Sex and Destiny: The Politics of Human Fertility


469 pages
Contains Index
ISBN 0-7737-2021-9





Reviewed by Hannah Gay

Hannah Gay is a history professor at Simon Fraser University.


Sex and Destiny is a book one presumes the author simply had to write; it brims with personal anecdotes, historical and contemporary information, ideas and theories. Unfortunately, the latter are not well articulated; too many of the 469 pages are taken up with historical material which, while interesting, is redundant to the main argument. Nonetheless, this is a thought-provoking, stimulating, and well-written polemic, directed at contemporary Western ideology of reproduction and the consequences this has for human destiny.

The order in which Greer presents her material is confusing; for example, the reader must wait until chapter 12 for discussion of a thesis central to the book — namely, that people less engaged in reproduction are able to generate greater spending power than are those whose energy is directed toward raising children. Life with few or no children is highly compatible with consumerism and thus, it is argued, modern industrial societies show a profound lack of desire for children. Indeed, she claims, they are the first in history to demonstrate extreme hostility toward children. This claim is documented, though by no means conclusively, in the opening chapters, where Western attitudes toward children and the status of motherhood are compared unfavourably with those of non-industrial, non-consumer societies.

Since reproduction is curbed in the West (North?), so it must be separated ideologically from sexual drive. Indeed, sexuality is viewed as a decoy, a new opiate for the people. And, needless to say, many feel frustrated in a culture in which there is far more sexual stimulus than opportunity. A further negative consequence, for those who do find sexual opportunity, is the high incidence of pelvic disease and associated sterility. Indeed, the equation of fertility and purity may have a rational basis.

For many, sterility is a curse, and not just in the West. The misery of childless women in non-industrial societies is discussed and the point made that this problem is not taken seriously. Rather, we push our knowledge of birth control on to the rest of the world, and, out of ignorance, view those who reject it as irrational. Greer argues that our own acceptance of contemporary birth control techniques is far too unquestioning. She claims that humanity has, through history, managed fairly well in balancing population with resources and we should therefore view traditional methods of birth control more favourably. For example, she argues that the ineffectiveness of coitus interruptus is pure myth and that we should seek to make the very traditional method of abortion safer and more widely available. Birth control has its place. She also makes the point, insufficiently well recognised, that from a moral stance there is little to choose between early abortion, day-after abortifacient drugs, and the I.U.D. Each method prevents the further growth of a fertilised ovum.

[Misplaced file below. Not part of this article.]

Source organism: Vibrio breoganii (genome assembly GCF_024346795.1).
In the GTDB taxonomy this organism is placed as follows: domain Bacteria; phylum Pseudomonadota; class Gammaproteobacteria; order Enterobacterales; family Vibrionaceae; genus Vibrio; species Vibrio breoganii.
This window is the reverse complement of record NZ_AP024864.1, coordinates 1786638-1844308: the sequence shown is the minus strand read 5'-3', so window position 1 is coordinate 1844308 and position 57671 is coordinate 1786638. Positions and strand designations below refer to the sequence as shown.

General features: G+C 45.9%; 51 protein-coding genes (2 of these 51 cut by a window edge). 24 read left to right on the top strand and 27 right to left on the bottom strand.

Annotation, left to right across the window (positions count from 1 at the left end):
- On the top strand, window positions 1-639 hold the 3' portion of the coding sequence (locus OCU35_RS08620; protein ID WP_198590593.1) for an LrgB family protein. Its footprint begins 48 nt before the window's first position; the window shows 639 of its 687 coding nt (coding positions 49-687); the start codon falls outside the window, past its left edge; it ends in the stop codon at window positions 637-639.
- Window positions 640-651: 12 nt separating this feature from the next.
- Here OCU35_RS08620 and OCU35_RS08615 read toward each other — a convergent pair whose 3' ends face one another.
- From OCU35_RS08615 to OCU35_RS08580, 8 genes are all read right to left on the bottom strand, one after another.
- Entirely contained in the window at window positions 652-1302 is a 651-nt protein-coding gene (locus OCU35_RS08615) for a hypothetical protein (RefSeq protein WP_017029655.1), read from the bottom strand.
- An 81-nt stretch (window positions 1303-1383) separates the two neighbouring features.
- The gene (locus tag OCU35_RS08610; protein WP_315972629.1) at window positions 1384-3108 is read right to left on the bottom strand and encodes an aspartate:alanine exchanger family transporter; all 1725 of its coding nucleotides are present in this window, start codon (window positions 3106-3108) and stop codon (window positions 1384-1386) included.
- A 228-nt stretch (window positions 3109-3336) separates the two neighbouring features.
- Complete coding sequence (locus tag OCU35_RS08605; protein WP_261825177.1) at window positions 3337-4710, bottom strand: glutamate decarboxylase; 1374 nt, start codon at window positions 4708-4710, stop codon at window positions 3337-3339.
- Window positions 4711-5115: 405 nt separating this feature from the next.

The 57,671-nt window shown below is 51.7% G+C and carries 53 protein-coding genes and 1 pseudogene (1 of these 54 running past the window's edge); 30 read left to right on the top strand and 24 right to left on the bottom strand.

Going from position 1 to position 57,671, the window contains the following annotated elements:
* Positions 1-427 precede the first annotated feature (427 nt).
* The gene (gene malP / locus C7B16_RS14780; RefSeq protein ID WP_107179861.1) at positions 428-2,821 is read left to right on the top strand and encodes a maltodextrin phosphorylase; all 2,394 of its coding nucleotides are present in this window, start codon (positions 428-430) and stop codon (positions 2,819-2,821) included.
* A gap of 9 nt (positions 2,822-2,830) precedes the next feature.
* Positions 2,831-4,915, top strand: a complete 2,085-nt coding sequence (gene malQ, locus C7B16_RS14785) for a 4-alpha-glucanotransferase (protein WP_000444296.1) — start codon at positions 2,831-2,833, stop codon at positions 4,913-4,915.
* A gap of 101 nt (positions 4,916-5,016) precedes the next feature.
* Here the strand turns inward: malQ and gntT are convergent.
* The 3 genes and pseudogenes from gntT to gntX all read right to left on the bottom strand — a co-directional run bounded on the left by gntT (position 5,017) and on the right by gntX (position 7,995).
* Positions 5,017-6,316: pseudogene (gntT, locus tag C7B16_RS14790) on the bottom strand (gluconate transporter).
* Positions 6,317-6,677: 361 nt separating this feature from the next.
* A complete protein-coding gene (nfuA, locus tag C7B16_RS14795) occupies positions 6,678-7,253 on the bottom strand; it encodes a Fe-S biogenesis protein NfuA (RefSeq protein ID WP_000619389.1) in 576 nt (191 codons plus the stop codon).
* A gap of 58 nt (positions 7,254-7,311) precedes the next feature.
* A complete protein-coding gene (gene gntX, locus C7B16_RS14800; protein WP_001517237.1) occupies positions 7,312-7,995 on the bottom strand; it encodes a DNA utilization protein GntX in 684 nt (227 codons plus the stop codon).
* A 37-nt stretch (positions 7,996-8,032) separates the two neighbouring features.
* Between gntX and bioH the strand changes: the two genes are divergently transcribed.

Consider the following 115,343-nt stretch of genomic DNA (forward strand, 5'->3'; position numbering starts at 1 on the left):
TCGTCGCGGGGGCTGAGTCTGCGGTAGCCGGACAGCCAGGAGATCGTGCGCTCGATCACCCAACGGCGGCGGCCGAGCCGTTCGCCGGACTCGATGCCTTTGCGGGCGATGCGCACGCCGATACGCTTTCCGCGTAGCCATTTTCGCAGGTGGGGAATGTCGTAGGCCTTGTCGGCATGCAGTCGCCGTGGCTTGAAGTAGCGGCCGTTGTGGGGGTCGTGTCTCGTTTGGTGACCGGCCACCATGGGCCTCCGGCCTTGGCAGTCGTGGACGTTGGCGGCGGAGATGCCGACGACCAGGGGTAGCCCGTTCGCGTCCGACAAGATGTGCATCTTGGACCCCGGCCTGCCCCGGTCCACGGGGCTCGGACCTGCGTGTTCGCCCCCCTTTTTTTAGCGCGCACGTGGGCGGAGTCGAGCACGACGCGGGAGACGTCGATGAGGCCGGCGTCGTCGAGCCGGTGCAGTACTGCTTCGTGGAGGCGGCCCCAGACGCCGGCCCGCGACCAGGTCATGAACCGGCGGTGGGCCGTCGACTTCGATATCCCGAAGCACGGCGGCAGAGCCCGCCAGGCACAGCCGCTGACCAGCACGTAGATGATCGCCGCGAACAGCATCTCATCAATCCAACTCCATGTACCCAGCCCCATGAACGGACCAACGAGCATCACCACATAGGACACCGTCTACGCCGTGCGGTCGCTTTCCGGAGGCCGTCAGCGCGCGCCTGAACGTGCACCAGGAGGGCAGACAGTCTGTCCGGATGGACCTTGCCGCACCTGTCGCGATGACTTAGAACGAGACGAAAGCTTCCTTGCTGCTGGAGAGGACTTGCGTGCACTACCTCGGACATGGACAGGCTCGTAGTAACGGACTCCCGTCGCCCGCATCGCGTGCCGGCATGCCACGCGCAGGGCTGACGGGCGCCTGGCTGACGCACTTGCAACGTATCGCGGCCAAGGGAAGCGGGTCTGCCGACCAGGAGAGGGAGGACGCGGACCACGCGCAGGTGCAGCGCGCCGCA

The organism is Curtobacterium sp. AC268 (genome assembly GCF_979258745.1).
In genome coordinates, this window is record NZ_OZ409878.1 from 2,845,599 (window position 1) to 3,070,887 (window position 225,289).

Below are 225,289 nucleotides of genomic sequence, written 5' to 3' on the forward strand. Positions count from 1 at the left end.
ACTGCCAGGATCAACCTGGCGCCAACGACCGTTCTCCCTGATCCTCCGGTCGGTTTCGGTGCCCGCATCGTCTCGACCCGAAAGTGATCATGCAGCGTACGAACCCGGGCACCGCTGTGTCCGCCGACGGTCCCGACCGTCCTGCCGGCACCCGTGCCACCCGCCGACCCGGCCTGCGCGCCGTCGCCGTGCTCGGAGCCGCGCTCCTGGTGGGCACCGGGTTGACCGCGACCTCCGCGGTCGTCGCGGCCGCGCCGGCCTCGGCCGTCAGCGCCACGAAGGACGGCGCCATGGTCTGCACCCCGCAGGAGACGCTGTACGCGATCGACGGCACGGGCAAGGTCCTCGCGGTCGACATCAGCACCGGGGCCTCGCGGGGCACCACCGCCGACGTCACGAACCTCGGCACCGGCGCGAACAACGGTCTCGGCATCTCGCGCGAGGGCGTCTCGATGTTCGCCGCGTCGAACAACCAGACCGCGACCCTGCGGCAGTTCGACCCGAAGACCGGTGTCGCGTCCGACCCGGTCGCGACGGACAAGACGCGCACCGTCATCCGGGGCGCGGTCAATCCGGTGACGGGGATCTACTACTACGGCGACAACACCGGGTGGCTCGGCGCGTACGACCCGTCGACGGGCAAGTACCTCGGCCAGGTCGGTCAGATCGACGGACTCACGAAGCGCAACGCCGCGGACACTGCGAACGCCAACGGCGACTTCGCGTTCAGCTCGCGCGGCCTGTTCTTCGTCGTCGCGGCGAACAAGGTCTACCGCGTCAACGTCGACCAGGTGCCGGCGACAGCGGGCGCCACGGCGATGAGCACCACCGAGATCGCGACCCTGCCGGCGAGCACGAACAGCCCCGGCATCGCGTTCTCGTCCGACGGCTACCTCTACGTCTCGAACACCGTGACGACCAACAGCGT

It is Greer’s view — and I agree — that children are a great source of pleasure and interest and that a society that denies itself this pleasure is diminished. We, in our society, need to foster a more caring approach to the birth and upbringing of children. Acknowledgement of this does not imply a set-back for women, or for the feminist movement. Rather, Greer’s message for women in modern industrial societies is to think more critically about the consequences of their sexual behaviour and about the economic and political forces that shape their reproductive lives.


Greer, Germaine, “Sex and Destiny: The Politics of Human Fertility,” Canadian Book Review Annual Online, accessed May 27, 2024,